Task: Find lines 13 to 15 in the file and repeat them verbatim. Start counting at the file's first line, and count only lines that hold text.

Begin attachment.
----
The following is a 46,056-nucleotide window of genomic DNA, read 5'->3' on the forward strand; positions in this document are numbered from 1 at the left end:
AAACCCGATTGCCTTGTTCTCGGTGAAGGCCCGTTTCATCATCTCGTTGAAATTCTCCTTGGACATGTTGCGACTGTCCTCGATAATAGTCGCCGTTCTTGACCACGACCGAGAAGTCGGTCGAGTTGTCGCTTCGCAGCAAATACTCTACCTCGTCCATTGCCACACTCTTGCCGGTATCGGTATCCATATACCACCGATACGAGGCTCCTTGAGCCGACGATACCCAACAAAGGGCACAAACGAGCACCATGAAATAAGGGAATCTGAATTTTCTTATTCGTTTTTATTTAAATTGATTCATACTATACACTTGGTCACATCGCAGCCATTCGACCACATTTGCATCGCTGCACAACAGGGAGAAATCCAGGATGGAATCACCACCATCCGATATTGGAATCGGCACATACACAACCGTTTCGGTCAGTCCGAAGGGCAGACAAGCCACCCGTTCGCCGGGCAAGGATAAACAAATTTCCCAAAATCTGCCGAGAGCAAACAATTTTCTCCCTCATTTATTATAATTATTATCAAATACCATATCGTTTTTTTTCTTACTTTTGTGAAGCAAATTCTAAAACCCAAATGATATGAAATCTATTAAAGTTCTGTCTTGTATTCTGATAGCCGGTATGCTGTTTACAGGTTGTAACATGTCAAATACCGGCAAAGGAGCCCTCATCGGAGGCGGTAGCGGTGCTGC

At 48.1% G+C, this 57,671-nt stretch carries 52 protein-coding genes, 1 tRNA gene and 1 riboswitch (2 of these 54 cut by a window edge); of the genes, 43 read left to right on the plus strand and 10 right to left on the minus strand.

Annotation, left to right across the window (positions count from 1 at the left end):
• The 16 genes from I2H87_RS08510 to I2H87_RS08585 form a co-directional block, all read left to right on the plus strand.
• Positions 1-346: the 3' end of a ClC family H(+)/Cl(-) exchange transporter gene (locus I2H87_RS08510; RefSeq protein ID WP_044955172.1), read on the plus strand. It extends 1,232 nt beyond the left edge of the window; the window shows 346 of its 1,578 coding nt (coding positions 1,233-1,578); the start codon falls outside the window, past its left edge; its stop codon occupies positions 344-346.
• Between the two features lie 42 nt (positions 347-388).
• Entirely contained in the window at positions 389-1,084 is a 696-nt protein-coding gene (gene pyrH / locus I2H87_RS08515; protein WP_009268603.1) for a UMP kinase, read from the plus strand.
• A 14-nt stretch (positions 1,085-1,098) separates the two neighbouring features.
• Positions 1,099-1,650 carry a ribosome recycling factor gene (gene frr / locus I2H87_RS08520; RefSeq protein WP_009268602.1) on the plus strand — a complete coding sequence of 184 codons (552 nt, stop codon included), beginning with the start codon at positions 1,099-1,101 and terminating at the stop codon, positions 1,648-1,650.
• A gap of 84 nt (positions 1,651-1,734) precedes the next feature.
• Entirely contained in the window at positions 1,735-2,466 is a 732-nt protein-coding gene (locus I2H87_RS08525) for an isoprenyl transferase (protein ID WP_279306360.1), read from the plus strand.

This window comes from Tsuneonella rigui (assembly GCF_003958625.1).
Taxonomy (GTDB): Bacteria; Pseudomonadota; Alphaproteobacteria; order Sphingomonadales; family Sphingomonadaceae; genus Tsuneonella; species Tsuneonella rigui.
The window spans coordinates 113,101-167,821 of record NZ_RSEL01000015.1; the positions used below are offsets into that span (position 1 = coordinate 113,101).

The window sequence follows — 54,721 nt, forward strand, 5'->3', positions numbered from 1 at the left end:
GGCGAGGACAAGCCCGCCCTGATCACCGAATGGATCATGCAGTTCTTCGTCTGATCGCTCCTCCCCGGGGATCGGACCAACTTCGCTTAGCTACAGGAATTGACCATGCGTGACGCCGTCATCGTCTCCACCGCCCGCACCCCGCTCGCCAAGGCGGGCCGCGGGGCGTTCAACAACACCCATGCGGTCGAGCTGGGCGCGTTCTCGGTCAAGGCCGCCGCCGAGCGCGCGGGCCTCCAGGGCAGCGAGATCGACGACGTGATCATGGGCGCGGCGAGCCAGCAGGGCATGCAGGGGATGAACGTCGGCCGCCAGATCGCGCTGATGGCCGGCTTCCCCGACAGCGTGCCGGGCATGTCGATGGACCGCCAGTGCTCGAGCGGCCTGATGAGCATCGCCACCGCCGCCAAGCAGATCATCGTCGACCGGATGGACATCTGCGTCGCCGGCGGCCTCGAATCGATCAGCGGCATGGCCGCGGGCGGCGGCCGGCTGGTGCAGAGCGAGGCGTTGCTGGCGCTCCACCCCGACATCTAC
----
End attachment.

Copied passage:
This window comes from Tsuneonella rigui (assembly GCF_003958625.1).
Taxonomy (GTDB): Bacteria; Pseudomonadota; Alphaproteobacteria; order Sphingomonadales; family Sphingomonadaceae; genus Tsuneonella; species Tsuneonella rigui.
The window spans coordinates 113,101-167,821 of record NZ_RSEL01000015.1; the positions used below are offsets into that span (position 1 = coordinate 113,101).